Edgar Degas. French, 1834–1917. The Serious Client, 1876–77. Monotype

    Edgar Degas. The Tub, 1886. Pastel (Musée d’Orsay, Paris)


  • Friday, May 20, 2016

    Making Space to Talk Back

    Guest blogger Emma Cantrell is the Brown Post-Baccalaureate Fellow in Museum Education.

    The new “Talk Back: Art in Conversation” space – conceptualized and overseen by the museum’s Education department – was developed as an opportunity for focused engagement and interaction with art from SCMA’s extensive collection of works on paper. This newly defined area at the heart of the lower level features a rotating work of art accompanied by a question, inviting people of all ages to post a response on the adjacent wall. Through this short and simple prompt, “Talk Back” invites visitors into dialogue - with each other, with the art, and with the museum.The artworks that populate the space are selected from the Museum’s extensive collection of works on paper. With the help of Aprile Gallant (Curator, Prints, Drawings, and Photographs) the Education team has chosen 3 diverse artworks in the first year of rotations for the space.


    Chuck Close. American, 1940–. Lyle. 2003. 147 color silkscreen on paper. Gift of the artist and Pace Editions, Inc. SC 2003:10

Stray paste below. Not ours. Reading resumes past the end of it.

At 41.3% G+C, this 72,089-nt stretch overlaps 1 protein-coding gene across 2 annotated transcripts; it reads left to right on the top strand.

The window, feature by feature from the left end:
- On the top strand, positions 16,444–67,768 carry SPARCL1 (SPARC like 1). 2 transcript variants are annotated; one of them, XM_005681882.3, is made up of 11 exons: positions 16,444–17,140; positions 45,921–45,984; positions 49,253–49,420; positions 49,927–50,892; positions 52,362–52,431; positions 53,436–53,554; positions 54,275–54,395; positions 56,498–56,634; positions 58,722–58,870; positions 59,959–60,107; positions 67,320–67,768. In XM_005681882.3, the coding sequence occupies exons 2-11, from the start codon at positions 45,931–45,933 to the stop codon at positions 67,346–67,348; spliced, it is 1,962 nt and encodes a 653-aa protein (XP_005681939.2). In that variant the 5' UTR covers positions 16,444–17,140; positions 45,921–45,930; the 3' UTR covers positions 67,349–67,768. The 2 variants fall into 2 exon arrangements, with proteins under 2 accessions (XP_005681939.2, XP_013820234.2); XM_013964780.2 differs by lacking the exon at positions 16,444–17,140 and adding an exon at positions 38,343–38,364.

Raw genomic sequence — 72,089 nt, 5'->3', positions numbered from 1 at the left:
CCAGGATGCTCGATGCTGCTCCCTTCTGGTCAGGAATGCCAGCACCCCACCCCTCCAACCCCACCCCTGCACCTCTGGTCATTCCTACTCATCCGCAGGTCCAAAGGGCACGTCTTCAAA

For the Education team, it was important that the artwork selected and the accompanying questions in “Talk Back” generate open-ended inquiry into both the object itself and the visitor’s relationship with the content of the work. For example, the first artwork displayed was Chuck Close’s Lyle, a enormous portrait of the artist Lyle Ashton Harris. To explore this spectacular 147 color silkscreen, we asked visitors to imagine connecting with the subject with the prompt “If I could ask or tell Lyle anything, I would say…”

    Talk Back responses

    As you can see, participation in “Talk Back: Art in Conversation” has been bountiful and diverse. Responses include writing, as short as one word and as long as a paragraph. Visitors young and old have also responded with drawings, which are used alone or to emphasize a written point. Some participants answer the prompt directly, others respond to a neighbor’s answers, and other responses are seemingly unrelated to the conversation at hand - perhaps just the record of a visitor's time in the Museum. One thing is for certain; visitors are eager to talk back.

    Going forward, “Talk Back” will continue to be an open-ended, participatory space for visitors to engage with works on paper. Flexible and frequently changing, Talk Back can grow and adapt to meet the needs of our visitors, and to explore what it means to be in dialogue with a work of art and with a museum. This week, we posed a new question for Sandy Skoglund’s Squirrels at the Drive-In, in hopes of exploring the visitors’ relationship with the content of this unusual photograph. We hope that the next time you are on the lower level, you will stop by to see what is on view, notice the diverse visitor responses, and to join in the conversation by telling us your squirrel story!

    Sandy Skoglund. American, 1946–. Squirrels at the Drive-In. 1996. Photolithograph printed in color on Ragote paper. Gift of Rita Rich Fraad (Rita Rich), class of 1937. SC 1997:23